Paal chaaya or normal milk is fortunate to become a part of the ceremony, where a boy meets a girl for an alliance, in the presence of elders. How many lives have changed after such tea glasses were exchanged! In Malabar region among Muslim communities, there is a reception which starts with serving tea. Everything just follows this cup of hot tea! That’s what we say, ‘a storm in a teacup’ – just kidding.

Every region has its own special tea. Special tea of Kasaragod is like a colourful box, which has multi-coloured tea layers. All are different shades of tea colour with foams as the uppermost layer. Biryani Tea is the speciality of Thiruvananthapuram, which is similar to chicken-rice layers of biryani. It resembles a multi-coloured rainbow. First layer is dark brown shade of Kattan, followed by white shade of milk and finally milk foams. It’s so beautiful.

There is a special tea made in Leela hotel of Kovalam. Coriander seeds and other spices are made into a bundle using muslin cloth, and immersed in boiling water. After tea preparation, cilantro and mint leaves are also added. 

Boiling Samovar – An integral part of every teashop

Right from the moment the hearth is burned, till it is put off, the big copper container known as Samovar is fully engaged in work. Its work is to boil water, used for preparing tea. While it is boiling it always produces a distinct sound. Since decades a 25-paise copper coin is put inside Samovar. Teashops usually have less employees and usually a single person will be assigned multitasks such as preparing steam cake and appam, frying masala for Kadala Curry, collecting banana leaves to serve as leaf plates, cutting onions for curry etc.

When he travels around the corner with his multitasks, he can’t stay in front of samovar and check if water boils. Putting a coin in the vessel is an easy idea to let him know water has started boiling. When water boils, due to the presence of coin, it produces a sound. The sound keeps going till the flame is put off.

Do you know, what is Chaaya Pinchi? It’s a type of strainer used to filter tea from tea dust. It has a long handle and has a long bag like structure at other end. This strainer always has some extra quantity of tea dust, which is used to prepare many cups of tea. Boiling water is poured through strainer into a glass or vessel multiple times till the desired strength of tea is achieved. When tea is poured from one glass to another with 1 meter distance apart, it’s a unique sight to watch. It holds a rhythm too. When it is done so, it adds extra foams to the tea, and extra foams add extra taste too.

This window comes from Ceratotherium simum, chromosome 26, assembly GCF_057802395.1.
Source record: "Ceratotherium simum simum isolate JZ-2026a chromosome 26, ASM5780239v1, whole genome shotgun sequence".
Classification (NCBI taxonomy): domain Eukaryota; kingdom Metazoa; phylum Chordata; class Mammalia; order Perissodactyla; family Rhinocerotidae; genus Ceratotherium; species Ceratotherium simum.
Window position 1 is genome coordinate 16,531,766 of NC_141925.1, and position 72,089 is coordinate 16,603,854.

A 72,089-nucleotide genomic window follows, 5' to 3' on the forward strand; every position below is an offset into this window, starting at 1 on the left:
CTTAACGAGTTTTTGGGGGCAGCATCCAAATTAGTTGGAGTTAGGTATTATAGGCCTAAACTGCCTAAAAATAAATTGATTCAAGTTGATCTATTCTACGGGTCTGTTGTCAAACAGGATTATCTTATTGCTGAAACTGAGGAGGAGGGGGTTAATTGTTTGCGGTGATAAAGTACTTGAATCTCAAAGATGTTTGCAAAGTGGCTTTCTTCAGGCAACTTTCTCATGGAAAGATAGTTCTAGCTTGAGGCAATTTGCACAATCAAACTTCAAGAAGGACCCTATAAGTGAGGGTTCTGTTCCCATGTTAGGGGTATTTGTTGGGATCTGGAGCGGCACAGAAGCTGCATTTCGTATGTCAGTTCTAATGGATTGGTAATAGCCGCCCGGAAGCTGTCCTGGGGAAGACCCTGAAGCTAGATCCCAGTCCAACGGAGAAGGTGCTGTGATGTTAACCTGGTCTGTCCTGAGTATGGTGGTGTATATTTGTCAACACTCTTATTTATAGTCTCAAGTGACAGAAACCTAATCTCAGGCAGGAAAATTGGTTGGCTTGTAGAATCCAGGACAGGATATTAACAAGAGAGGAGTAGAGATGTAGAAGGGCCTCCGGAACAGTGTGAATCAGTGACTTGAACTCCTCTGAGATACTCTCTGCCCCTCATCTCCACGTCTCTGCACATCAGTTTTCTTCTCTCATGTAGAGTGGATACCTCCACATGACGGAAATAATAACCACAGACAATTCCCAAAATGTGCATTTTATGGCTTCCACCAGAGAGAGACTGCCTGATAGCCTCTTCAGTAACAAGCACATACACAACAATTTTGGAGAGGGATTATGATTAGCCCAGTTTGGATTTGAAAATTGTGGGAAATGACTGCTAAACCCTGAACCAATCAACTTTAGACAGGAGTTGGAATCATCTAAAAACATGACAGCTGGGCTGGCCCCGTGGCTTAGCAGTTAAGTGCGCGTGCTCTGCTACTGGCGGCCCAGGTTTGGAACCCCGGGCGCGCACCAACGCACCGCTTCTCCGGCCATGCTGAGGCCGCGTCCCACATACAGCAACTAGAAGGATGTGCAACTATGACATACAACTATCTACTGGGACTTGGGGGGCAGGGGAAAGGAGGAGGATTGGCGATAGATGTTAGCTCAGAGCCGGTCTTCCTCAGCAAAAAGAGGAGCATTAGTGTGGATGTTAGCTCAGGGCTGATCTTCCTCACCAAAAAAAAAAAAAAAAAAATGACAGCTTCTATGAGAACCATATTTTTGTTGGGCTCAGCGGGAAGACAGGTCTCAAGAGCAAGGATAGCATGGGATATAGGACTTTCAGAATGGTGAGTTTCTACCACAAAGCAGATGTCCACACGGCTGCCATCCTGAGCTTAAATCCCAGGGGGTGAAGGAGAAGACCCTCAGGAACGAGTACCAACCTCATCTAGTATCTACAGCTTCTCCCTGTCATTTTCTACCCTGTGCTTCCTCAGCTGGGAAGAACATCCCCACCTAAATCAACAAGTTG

As per popular belief, black tea was first made. Milk was added later only. Who might be the first person who discovered that milk can be added to black tea to get a flavoured drink, which will be loved many generations to come? Similarly who might have made tea first using the milk of goat, sheep, buffalo etc?

It’s true tea is an integral part of social life and one of the best drinks to welcome guests. Tea has witnessed many of the important moments of our lives too. If milk is not available at home, and an uninvited guest has arrived, you can satisfy him with black tea or green tea. You can make special tea with coconut milk, or cashew tea by taking raw cashewnuts from the tree of your courtyard. 4 raw cashewnuts are sufficient to prepare a cup of tea. Grind it to a smooth paste and use.

Some interesting tea tales across the globe

When you enter a home as guest in the morning or evening, in most cases the first question you receive would be, “Shall we take a cup of tea?” Yes, often tea becomes the other word of love, gratefulness and care. Do you know when tea was discovered by man? 5000 years back. According to legend, tea was accidentally discovered by the legendary Chinese emperor Shen Nung, who was a herbalist too.

One day his cook was boiling drinking water in a hearth for the emperor. While he was putting twigs of trees and leaves into the hearth, some leaves accidentally fell into the water. An aroma spread around and when the air took this smell to Shen Nung, he started searching for it. He tasted the water and liked its taste. It was world’s first ever tea tasted!

There is an Indian version story too. A sage took vow to do meditation for long 7 years. After 5 years he started feeling sleepy which affected his meditation. To avoid sleep he chewed the leaves of the plant near to him, and to his surprise he felt refreshed. For the next two years he didn’t sleep and completed the meditation with the help of this herb. As per legends, he chewed tea leaves.

Do you know when Malayalis started drinking tea? It is not so far and only in the 19th century. A foreigner named Dr. Christy reached Kerala from Britain in the 19th century. He started loitering around and got astonished to see tea plants growing as wild plants. Though he told others that tea leaves can be used to drink tea, none of the natives were convinced who were used to spicy hot drink made using coriander seeds and dry ginger. To accept sweet drink, replacing the chilli hot one was not at all possible for them.